For two years, the auto industry has debated whether Takata Corp. -- the world's second-largest producer of airbag inflators -- is too big to fail.
The inflator business, after all, requires sophisticated r&d, no-excuses quality control and a heavy investment in propellant factories that sometimes blow up.
Now the debate is over: Takata is expendable.
Last week, the company's largest customer, Honda Motor Co., said it will not use Takata inflators for driver or passenger airbags in any future models, sending Takata's stock into a nosedive. Afterward, Mazda Motor Corp. and Toyota Motor Corp. said they won't use ammonium nitrate inflators in future models, although they appeared to leave the door open for Takata inflators that use a different propellant.
Mitsubishi Motors Corp. and Subaru parent Fuji Heavy Industries Ltd. confirmed that they are re-evaluating Takata's airbag technology.
These and other automakers are scrambling to obtain replacement inflators to fix more than 19 million U.S. vehicles with defective Takata airbags. To help them, Takata's three biggest rivals -- Autoliv Inc., TRW Automotive and Daicel Corp. -- have expanded production. Meanwhile, they are racking up contracts not just for replacement inflators, but for future vehicles as well.
Can Takata survive this crisis?
"I had always thought they were too big to fail, but I don't think their inflator business is salvageable," said Scott Upham, principal of Valient Automotive Market Research, a Rochester, N.Y. consulting firm. "I think Takata will survive, but they'll be focused on slow-growth products like seat belts."
Last week, Takata slashed its earnings forecast for the fiscal year ending in March as it gauges the impact of the recall, though executives said it was not in financial trouble.
It's a humbling experience for Takata, a family-owned business founded in 1933 as a textile supplier for parachutes.
The company started making seat belts in the 1960s, followed by airbags in 1987, and ultimately built itself into the world's No. 2 supplier of inflators, with 22 percent of the market. But the company ran into trouble when Honda and other automakers began issuing massive recalls of vehicles with Takata airbags.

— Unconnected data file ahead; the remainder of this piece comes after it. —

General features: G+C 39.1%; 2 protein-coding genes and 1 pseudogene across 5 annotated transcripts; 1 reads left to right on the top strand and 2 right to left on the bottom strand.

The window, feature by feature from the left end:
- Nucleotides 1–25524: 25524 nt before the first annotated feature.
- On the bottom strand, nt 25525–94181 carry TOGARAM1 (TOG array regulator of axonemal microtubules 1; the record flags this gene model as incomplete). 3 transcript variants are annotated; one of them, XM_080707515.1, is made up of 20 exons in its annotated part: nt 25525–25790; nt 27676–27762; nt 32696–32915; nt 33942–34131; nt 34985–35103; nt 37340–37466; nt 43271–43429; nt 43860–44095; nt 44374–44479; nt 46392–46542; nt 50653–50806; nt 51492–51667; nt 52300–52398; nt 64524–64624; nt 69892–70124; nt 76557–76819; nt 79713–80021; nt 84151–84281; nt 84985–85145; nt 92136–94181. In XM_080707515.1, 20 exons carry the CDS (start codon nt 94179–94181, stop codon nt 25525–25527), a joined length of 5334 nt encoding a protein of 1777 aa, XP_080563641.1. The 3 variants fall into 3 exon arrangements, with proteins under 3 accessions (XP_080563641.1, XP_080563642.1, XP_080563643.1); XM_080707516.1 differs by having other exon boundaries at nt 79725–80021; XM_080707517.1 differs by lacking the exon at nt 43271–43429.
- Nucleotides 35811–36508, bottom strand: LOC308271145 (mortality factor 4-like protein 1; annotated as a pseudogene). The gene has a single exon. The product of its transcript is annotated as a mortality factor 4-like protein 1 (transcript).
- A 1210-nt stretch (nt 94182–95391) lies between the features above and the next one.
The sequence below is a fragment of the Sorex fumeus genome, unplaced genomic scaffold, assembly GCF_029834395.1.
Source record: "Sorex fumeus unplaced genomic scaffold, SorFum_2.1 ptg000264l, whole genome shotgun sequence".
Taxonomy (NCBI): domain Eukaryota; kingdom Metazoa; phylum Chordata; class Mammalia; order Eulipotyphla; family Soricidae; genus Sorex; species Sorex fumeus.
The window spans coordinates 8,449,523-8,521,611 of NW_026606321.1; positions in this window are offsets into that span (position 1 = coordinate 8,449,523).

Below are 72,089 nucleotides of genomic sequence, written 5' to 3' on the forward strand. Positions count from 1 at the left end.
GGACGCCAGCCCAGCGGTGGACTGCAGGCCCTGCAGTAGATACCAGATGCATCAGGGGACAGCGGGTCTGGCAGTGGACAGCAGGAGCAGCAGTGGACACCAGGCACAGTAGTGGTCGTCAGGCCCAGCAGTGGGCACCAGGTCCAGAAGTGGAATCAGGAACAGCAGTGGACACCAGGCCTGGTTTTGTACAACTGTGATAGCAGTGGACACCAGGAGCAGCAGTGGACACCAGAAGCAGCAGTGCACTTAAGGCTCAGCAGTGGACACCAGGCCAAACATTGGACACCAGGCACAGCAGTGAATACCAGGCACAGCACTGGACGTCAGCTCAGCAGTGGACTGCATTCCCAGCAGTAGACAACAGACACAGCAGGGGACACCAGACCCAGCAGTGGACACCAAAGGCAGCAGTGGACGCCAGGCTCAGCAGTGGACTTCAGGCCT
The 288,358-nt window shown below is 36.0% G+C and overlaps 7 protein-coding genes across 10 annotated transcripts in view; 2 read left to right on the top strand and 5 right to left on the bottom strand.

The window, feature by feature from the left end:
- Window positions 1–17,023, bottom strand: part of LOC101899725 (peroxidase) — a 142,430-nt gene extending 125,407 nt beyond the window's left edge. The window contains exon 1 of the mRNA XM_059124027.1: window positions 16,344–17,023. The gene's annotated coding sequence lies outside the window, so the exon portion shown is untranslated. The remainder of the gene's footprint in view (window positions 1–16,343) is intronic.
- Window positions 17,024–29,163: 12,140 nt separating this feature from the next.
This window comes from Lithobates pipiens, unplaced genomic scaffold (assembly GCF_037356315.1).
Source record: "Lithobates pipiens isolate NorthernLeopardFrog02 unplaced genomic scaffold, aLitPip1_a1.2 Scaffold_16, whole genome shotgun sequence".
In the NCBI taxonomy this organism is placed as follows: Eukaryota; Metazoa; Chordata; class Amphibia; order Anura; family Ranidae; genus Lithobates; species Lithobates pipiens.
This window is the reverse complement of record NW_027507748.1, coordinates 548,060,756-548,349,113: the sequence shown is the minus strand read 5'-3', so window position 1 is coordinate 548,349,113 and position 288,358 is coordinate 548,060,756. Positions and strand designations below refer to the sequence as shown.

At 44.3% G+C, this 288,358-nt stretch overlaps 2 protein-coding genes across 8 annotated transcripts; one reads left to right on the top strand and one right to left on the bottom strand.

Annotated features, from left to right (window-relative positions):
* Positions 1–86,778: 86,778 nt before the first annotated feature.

Takata is the only supplier whose inflators use ammonium nitrate, a chemical shown to degrade when exposed over time to heat and humidity. Eight deaths and more than 100 injuries have been linked to inflators that exploded when the airbags deployed, spraying shrapnel toward vehicle occupants.
Last week, the National Highway Traffic Safety Administration levied a $70 million cash fine on Takata, with $130 million in additional penalties if the company violates its consent order or is found to have violated other safety laws. Then Honda announced its plans to switch suppliers.
But even before the agency action, the dominoes were beginning to fall. On Oct. 27, Mitsubishi CEO Osamu Masuko told Automotive News that his company will buy inflators from other suppliers, although Takata will continue to assemble the airbag modules.
"There's a concern about ammonium nitrates. We don't know the root cause" of the airbag malfunctions, Masuko said.
While Mitsubishi is willing to let Takata handle final airbag assembly, Takata's inflator business appears to be nose-diving as its competitors ramp up production and reel in new sales.
Autoliv, the top global producer of inflators, is gaining market share, says CEO Jan Carlson. "We believe we are winning around half of all the frontal airbag orders," Carlson said during a Sept. 28 interview.
Takata isn't throwing in the towel. During a press conference last week in Tokyo, CEO Shigehisa Takada, grandson of the company founder, insisted that the company's main propellant is safe if manufactured and handled properly.
Said Takada: "We are confident in its safety."
Takata will have to prove that case convincingly by the end of 2019, under the consent order, or face a possible recall of all the ammonium nitrate inflators it has ever produced.
Takata has agreed to phase out its use of ammonium nitrate for replacement inflators, and to stop supplying them for any future vehicles after 2018. The company plans to keep supplying airbags -- either by making modules with inflators from other suppliers, or by offering its inflators with a different propellant.
The de facto industry standard for propellant is guanidine nitrate. Takata supplies guanidine nitrate inflators to some automakers, mostly in Europe, according to a spokeswoman. But even if it switches propellants, Takata will struggle to defend its market share because its reputation has taken such a beating. In announcing its decision to abandon Takata last week, Honda cited evidence that the company "misrepresented and manipulated" inflator test data.
That won't sit well with Takata's customers. Said Upham: "The automakers have very long memories."